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I have a small router I am developing on Ubuntu 18.04 desktop and when I boot it without ethernet attached Netplan doesn't seem to assign the fixed IP (on the LAN side). WAN side is connected with DHCP. The LAN eth0 interface is what isc-dhcp-server runs on.

Problem : isc-dhcp-server crashes when it starts because no IP address exists on the eth0 interface.

If I do thinks manually with a device connected on eth0 then all works well. So the static IP is working when something is attached to eth0.

How do I get 192.168.10.1 assigned to eth0 (enp2s0 on this system) even if it's not plugged in?

I have a single .YAML file as follows:

# Let NetworkManager manage all devices on this system
network:
  ethernets:
    enp2s0:
      dhcp4: no
      addresses:
        - 192.168.10.1/24
      nameservers:
        addresses:
          - 8.8.8.8
          - 1.1.1.1
        search: []
    enp3s0:
      dhcp4: yes
  version: 2
 renderer: NetworkManager

Alternately - is there an easy way to just launch (or restart) isc-dhcp-server based on a trigger of the interface getting connected?

This was a very similar question below but it wasn't closed or validated from the OP ... and I haven't successfully found a way to accomplish this. Any help is appreciated.

Similar Question not Closed

Update 8/3/19: As noted above w.r.t. restarting the server, I found that the cable state can be found reliably at /sys/class/net/enp2s0/carrier -- the value in that file being 0 when disconnected and 1 when being connected.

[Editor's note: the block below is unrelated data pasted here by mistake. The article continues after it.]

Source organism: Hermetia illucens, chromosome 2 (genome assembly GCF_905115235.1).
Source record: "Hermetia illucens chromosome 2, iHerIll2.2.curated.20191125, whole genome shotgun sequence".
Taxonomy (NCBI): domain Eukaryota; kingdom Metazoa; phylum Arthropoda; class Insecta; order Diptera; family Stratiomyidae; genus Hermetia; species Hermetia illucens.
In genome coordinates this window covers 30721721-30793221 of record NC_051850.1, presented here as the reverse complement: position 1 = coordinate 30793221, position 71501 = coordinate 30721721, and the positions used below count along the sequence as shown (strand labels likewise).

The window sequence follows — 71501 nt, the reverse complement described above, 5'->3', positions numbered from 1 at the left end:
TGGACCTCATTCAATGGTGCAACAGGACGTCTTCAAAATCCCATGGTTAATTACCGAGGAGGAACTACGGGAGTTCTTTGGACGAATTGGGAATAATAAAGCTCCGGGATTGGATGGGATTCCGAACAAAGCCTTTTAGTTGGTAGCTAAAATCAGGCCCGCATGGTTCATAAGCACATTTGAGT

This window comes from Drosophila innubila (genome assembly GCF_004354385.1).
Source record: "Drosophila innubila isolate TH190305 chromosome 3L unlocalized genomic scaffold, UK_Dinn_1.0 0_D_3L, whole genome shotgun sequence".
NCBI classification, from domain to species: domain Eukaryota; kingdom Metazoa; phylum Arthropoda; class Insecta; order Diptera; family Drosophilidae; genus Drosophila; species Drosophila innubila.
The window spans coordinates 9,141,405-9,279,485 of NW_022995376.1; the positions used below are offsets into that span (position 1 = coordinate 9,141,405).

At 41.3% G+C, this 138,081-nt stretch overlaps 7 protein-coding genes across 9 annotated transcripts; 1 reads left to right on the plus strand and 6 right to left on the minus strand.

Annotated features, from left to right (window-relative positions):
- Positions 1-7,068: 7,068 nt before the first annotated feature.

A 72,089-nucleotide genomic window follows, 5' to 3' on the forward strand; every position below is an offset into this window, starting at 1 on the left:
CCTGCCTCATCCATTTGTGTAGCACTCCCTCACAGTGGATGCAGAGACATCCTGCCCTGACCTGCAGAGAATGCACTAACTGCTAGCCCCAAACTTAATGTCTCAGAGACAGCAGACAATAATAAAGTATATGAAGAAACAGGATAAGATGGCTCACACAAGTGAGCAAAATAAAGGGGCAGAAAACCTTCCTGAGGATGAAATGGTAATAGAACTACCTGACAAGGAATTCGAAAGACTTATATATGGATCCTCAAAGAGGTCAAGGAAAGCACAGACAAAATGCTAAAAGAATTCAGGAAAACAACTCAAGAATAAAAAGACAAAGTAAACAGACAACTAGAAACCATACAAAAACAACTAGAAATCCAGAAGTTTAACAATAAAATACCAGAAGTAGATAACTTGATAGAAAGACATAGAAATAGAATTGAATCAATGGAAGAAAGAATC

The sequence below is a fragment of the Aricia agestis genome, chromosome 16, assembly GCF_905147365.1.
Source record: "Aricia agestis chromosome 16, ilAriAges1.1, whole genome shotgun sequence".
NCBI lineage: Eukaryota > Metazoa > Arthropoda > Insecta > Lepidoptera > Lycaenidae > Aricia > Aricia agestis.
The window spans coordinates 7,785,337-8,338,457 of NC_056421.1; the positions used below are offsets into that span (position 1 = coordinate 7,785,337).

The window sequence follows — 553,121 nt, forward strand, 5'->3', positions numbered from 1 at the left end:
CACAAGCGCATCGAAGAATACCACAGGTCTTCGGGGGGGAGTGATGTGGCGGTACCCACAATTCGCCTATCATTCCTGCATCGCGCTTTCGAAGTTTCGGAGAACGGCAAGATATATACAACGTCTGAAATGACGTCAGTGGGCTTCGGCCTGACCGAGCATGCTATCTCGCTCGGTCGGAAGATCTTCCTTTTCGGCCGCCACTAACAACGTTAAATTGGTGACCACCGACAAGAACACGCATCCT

So it seems then quite logical to have a script that would test this value - if the value is zero do nothing , if the value changes from 0 to 1 then execute a command , and finally if the value stays as 1 or changes from 1 to 0 do nothing. How would I write a bash script to accomplish this?

Update 8/14/19: Found a resolution following the answer below - but make sure you have ifupdown installed - my system did not. I did not pursue the script idea as the solution to get the static IP seems reliable.

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    Try adding optional: true to your eth0 stanza. Edit your question and show me your .yaml file. (And the question you link to, was answered, by me, but the original poster never showed up again.) – heynnema Aug 1 at 0:40
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    And... 192.168.10.1 may not be a good address choice, as it's possibly the same as the gateway address... similar problem in the other question. – heynnema Aug 1 at 0:47
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    optional: true is definitely the opposite of what you want in principle, because it means services should not wait for this interface to come up on boot before being started. – slangasek Aug 1 at 15:37
  • Agree @slangasek that 'optional: true' does not do what I want ; tried it for kicks but no change. The static IP is only assigned after I plug in a cable, but by that point the dhcp server has already exited with an error and stopped running. – user9974748 Aug 1 at 19:02